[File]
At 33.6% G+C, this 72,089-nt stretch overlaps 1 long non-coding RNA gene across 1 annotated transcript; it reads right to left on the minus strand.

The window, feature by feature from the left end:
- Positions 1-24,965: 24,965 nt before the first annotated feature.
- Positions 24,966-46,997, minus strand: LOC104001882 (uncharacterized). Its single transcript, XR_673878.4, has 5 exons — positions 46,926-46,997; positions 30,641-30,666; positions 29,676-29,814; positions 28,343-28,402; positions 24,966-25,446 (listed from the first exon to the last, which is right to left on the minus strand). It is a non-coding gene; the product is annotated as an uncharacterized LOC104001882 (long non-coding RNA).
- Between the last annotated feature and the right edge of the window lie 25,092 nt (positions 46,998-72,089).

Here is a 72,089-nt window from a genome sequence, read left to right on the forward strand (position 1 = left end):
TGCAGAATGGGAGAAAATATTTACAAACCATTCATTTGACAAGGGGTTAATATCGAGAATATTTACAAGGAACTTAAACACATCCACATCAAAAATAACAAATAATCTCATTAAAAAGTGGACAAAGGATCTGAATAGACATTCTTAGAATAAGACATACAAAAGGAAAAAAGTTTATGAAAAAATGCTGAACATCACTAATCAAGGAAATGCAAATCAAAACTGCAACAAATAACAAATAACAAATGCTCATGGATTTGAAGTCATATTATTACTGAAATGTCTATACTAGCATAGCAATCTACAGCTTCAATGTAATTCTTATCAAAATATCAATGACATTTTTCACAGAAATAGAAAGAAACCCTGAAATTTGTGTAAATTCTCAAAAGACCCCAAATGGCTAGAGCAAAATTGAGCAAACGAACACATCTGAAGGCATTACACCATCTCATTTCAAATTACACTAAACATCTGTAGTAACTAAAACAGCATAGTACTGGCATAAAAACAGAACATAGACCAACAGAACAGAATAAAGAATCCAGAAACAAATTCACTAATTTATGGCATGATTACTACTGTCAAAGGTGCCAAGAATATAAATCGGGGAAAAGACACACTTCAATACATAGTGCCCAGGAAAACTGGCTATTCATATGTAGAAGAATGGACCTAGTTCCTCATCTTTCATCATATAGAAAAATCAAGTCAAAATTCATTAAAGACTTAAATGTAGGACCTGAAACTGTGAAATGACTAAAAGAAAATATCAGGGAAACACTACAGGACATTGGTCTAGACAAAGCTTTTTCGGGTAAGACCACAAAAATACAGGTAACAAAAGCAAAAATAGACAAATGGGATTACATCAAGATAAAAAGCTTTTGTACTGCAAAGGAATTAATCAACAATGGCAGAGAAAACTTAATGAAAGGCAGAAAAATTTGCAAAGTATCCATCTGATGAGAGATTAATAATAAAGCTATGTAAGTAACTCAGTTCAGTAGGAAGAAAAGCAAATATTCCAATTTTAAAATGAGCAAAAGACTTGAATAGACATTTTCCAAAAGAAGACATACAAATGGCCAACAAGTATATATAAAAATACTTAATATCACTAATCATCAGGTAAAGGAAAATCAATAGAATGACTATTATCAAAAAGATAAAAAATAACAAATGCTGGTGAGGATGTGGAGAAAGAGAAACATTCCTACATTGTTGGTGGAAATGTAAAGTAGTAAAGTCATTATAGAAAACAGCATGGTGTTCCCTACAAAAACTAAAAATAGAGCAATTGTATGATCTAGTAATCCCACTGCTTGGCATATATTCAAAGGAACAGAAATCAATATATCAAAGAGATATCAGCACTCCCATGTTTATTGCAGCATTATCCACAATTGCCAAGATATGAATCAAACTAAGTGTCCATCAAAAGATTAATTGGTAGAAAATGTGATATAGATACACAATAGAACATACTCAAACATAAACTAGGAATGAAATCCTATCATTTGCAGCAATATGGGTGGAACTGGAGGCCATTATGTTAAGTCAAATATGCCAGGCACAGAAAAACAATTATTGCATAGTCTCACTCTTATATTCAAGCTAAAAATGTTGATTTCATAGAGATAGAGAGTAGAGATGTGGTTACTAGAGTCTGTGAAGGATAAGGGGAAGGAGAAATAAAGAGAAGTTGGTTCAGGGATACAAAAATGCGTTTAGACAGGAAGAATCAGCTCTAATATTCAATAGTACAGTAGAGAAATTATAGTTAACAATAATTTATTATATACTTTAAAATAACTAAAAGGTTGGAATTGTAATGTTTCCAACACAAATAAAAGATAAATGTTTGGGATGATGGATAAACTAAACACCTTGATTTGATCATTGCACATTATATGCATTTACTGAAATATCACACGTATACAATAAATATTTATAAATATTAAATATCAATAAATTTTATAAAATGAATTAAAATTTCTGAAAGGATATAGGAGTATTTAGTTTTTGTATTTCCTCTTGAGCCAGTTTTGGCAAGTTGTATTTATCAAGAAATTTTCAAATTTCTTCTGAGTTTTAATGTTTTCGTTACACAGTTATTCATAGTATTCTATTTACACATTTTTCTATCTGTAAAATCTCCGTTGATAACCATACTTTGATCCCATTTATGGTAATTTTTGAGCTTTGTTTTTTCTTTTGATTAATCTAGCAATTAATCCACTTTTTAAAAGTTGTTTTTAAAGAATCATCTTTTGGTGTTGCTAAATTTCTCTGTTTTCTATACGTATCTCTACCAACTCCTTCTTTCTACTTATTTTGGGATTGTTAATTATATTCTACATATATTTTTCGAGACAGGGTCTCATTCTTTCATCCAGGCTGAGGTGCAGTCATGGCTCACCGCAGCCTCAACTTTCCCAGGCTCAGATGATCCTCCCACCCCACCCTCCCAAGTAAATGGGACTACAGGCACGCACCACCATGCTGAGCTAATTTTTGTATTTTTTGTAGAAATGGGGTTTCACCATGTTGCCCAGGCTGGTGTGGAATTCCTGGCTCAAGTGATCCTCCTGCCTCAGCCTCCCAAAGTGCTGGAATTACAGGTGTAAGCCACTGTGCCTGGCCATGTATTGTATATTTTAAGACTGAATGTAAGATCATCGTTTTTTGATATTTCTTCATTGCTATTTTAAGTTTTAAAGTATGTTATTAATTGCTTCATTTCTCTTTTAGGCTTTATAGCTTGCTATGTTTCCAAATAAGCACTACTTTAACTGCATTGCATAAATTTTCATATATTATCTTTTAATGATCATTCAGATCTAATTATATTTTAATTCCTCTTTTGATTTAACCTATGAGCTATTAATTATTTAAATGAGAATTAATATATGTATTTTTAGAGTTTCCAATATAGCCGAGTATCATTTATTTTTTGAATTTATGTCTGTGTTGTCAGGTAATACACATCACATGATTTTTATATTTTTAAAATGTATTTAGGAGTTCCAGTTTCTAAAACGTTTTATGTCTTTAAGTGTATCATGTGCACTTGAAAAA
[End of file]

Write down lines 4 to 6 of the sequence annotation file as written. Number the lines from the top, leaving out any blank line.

- Positions 24,966-46,997, minus strand: LOC104001882 (uncharacterized). Its single transcript, XR_673878.4, has 5 exons — positions 46,926-46,997; positions 30,641-30,666; positions 29,676-29,814; positions 28,343-28,402; positions 24,966-25,446 (listed from the first exon to the last, which is right to left on the minus strand). It is a non-coding gene; the product is annotated as an uncharacterized LOC104001882 (long non-coding RNA).
- Between the last annotated feature and the right edge of the window lie 25,092 nt (positions 46,998-72,089).

Here is a 72,089-nt window from a genome sequence, read left to right on the forward strand (position 1 = left end):